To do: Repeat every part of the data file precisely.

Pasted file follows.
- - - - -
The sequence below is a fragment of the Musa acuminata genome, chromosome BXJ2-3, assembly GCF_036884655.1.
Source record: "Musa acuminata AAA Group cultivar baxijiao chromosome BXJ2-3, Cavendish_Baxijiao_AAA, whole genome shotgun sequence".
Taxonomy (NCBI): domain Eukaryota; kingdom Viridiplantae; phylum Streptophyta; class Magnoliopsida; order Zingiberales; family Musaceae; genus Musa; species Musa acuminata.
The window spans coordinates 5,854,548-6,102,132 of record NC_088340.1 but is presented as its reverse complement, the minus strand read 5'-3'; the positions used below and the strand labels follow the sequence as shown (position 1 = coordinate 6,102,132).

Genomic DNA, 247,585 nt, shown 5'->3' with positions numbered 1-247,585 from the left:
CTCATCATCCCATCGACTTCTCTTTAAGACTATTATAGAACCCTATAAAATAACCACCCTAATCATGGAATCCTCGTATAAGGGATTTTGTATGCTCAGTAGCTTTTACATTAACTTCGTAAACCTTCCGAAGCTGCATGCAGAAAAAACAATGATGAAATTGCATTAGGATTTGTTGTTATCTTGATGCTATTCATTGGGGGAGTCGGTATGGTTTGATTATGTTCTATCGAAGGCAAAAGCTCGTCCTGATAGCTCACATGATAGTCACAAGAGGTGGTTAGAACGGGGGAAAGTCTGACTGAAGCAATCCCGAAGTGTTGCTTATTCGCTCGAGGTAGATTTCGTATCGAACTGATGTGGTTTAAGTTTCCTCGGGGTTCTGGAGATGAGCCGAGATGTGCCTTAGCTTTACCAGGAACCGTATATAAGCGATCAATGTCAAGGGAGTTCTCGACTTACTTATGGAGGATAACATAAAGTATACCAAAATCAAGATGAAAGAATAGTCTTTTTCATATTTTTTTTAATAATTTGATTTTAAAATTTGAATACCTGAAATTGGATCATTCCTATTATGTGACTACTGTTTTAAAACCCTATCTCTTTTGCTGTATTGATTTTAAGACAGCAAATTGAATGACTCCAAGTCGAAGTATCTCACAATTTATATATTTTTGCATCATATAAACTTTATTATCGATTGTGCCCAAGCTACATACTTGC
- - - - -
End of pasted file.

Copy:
The sequence below is a fragment of the Musa acuminata genome, chromosome BXJ2-3, assembly GCF_036884655.1.
Source record: "Musa acuminata AAA Group cultivar baxijiao chromosome BXJ2-3, Cavendish_Baxijiao_AAA, whole genome shotgun sequence".
Taxonomy (NCBI): domain Eukaryota; kingdom Viridiplantae; phylum Streptophyta; class Magnoliopsida; order Zingiberales; family Musaceae; genus Musa; species Musa acuminata.
The window spans coordinates 5,854,548-6,102,132 of record NC_088340.1 but is presented as its reverse complement, the minus strand read 5'-3'; the positions used below and the strand labels follow the sequence as shown (position 1 = coordinate 6,102,132).

Genomic DNA, 247,585 nt, shown 5'->3' with positions numbered 1-247,585 from the left:
CTCATCATCCCATCGACTTCTCTTTAAGACTATTATAGAACCCTATAAAATAACCACCCTAATCATGGAATCCTCGTATAAGGGATTTTGTATGCTCAGTAGCTTTTACATTAACTTCGTAAACCTTCCGAAGCTGCATGCAGAAAAAACAATGATGAAATTGCATTAGGATTTGTTGTTATCTTGATGCTATTCATTGGGGGAGTCGGTATGGTTTGATTATGTTCTATCGAAGGCAAAAGCTCGTCCTGATAGCTCACATGATAGTCACAAGAGGTGGTTAGAACGGGGGAAAGTCTGACTGAAGCAATCCCGAAGTGTTGCTTATTCGCTCGAGGTAGATTTCGTATCGAACTGATGTGGTTTAAGTTTCCTCGGGGTTCTGGAGATGAGCCGAGATGTGCCTTAGCTTTACCAGGAACCGTATATAAGCGATCAATGTCAAGGGAGTTCTCGACTTACTTATGGAGGATAACATAAAGTATACCAAAATCAAGATGAAAGAATAGTCTTTTTCATATTTTTTTTAATAATTTGATTTTAAAATTTGAATACCTGAAATTGGATCATTCCTATTATGTGACTACTGTTTTAAAACCCTATCTCTTTTGCTGTATTGATTTTAAGACAGCAAATTGAATGACTCCAAGTCGAAGTATCTCACAATTTATATATTTTTGCATCATATAAACTTTATTATCGATTGTGCCCAAGCTACATACTTGC